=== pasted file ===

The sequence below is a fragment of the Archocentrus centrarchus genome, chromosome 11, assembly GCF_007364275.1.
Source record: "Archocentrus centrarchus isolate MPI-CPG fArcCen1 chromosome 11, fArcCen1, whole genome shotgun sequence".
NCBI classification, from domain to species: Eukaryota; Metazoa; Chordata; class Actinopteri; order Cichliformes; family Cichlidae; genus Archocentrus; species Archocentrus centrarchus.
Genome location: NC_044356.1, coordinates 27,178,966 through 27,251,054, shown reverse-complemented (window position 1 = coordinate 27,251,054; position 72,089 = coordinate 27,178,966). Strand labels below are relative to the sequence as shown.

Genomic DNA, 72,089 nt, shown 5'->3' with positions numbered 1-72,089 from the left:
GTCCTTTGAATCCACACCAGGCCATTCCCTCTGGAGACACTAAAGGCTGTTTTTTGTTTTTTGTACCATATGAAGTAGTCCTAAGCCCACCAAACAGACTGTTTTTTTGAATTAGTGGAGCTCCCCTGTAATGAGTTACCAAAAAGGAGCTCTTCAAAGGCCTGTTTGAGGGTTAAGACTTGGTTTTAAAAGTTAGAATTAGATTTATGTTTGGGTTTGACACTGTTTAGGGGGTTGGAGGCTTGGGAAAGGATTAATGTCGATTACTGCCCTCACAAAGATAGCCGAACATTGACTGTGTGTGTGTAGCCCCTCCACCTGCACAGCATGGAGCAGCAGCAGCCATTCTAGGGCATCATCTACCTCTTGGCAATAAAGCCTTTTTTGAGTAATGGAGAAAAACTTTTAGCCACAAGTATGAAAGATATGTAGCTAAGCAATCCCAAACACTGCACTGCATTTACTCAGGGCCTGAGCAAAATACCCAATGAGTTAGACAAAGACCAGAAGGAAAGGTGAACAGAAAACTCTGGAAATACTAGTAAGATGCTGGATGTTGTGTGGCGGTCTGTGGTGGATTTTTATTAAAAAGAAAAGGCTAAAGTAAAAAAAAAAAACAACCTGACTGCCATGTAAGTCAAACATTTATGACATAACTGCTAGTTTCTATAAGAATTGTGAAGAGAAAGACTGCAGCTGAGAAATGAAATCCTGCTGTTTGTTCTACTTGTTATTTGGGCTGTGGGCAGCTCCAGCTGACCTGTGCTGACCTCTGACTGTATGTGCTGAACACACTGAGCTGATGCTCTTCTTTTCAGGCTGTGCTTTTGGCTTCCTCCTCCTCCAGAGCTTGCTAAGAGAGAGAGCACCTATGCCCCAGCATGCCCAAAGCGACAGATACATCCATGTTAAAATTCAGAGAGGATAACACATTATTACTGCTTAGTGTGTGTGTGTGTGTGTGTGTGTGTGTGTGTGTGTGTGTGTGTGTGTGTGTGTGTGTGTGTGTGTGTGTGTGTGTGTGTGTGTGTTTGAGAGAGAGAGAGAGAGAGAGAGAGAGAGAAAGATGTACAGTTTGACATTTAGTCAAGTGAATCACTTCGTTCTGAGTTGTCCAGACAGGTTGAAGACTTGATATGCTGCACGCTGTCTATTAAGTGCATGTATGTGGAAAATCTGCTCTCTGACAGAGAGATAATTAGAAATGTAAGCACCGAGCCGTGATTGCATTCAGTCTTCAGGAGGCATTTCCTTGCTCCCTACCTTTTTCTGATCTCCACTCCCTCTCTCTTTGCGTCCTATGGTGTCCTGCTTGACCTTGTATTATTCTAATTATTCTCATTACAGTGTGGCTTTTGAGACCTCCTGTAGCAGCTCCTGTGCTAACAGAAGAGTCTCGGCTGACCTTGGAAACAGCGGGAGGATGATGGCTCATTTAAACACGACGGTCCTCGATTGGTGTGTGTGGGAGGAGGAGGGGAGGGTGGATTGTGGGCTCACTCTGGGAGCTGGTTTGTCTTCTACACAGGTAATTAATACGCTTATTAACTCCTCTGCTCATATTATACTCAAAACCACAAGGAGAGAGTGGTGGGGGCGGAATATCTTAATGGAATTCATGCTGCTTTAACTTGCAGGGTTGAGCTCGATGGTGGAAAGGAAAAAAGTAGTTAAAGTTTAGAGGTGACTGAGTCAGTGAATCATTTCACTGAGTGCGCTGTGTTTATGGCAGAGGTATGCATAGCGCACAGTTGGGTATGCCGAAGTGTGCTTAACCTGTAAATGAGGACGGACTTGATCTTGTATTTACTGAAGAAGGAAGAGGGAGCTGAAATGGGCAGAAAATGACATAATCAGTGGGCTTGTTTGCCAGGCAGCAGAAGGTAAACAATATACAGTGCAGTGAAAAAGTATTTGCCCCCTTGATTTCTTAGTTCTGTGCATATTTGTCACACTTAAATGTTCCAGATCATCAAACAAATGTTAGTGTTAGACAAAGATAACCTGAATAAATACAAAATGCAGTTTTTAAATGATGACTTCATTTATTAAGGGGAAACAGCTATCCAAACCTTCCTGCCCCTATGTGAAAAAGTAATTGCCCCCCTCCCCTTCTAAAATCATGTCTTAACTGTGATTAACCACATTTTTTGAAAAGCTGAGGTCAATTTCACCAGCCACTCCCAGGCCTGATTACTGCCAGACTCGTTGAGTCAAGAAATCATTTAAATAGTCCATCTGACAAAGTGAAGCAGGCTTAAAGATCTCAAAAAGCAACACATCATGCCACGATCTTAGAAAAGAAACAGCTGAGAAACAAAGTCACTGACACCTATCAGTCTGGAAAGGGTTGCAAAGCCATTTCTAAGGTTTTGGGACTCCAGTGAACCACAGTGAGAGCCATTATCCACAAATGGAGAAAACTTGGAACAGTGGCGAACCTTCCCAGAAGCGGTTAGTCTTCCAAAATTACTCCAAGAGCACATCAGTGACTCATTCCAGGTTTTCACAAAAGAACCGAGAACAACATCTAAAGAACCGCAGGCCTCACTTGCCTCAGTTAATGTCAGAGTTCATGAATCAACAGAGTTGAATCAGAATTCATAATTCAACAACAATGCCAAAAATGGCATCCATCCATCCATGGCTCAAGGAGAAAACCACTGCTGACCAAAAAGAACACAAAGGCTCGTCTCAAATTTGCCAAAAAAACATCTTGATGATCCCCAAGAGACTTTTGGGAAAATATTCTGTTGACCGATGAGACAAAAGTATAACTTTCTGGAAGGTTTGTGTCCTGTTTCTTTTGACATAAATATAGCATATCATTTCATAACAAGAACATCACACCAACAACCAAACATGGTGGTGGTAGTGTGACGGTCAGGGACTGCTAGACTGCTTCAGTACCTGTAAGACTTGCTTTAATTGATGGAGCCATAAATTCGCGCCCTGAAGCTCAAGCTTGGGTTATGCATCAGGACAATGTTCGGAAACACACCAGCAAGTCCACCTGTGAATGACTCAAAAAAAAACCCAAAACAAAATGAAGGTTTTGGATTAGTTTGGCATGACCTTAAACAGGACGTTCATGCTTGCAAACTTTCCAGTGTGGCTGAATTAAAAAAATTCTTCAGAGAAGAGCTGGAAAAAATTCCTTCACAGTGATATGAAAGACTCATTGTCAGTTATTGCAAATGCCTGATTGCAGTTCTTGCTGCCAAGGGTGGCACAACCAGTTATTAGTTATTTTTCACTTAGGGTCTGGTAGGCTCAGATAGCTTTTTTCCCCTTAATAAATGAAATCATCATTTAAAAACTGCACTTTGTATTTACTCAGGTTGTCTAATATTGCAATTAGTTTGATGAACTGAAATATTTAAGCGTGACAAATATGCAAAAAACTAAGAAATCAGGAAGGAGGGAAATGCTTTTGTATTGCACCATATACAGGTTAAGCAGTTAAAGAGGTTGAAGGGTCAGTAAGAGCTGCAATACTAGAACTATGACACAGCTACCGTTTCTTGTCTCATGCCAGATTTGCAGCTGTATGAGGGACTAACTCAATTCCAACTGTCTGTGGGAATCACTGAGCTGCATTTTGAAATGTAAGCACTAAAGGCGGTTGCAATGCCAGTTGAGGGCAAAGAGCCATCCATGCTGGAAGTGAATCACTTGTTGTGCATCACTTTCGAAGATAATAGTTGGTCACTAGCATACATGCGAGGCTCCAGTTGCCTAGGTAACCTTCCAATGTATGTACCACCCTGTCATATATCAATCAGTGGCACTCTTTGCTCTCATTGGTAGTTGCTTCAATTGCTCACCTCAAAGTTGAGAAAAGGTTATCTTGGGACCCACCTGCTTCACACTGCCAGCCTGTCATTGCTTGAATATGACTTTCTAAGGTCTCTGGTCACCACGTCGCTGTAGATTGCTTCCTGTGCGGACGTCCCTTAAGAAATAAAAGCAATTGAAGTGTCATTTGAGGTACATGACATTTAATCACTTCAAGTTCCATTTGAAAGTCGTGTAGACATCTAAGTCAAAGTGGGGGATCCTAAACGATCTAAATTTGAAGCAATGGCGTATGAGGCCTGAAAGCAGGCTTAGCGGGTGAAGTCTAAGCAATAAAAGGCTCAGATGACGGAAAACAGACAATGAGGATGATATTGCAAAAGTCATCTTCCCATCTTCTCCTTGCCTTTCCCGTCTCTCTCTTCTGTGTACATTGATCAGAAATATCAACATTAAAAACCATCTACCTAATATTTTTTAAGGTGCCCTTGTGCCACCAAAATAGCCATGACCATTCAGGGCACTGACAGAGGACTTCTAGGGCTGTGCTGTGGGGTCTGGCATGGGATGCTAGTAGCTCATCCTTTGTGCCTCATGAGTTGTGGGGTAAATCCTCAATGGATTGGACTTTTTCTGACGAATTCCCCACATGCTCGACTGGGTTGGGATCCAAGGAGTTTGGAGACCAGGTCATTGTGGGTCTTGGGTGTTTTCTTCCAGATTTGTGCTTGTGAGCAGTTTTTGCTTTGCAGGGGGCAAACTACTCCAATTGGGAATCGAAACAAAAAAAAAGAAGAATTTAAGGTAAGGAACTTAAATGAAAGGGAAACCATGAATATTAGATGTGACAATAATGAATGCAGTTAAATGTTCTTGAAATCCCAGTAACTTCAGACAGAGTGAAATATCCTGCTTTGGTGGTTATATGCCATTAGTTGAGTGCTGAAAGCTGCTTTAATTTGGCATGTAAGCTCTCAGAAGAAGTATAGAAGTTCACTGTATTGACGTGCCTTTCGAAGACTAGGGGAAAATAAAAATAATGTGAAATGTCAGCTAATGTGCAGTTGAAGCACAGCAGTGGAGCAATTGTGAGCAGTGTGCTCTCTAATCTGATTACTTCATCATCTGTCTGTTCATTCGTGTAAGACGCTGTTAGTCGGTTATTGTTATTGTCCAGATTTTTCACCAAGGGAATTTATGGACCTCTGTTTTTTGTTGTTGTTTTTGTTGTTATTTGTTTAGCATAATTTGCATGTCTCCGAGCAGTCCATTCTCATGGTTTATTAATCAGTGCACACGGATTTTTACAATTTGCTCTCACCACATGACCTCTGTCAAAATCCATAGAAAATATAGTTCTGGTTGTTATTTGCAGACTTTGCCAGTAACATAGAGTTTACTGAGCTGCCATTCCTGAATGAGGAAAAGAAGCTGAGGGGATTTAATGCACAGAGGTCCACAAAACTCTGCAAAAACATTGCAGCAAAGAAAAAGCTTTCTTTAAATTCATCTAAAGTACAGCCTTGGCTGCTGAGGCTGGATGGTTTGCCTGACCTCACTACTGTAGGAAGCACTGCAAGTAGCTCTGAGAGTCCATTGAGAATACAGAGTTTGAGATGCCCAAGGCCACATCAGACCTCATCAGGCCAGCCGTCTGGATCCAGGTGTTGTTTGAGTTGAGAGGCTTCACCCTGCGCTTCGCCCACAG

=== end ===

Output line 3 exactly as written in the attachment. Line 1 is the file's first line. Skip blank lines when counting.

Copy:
NCBI classification, from domain to species: Eukaryota; Metazoa; Chordata; class Actinopteri; order Cichliformes; family Cichlidae; genus Archocentrus; species Archocentrus centrarchus.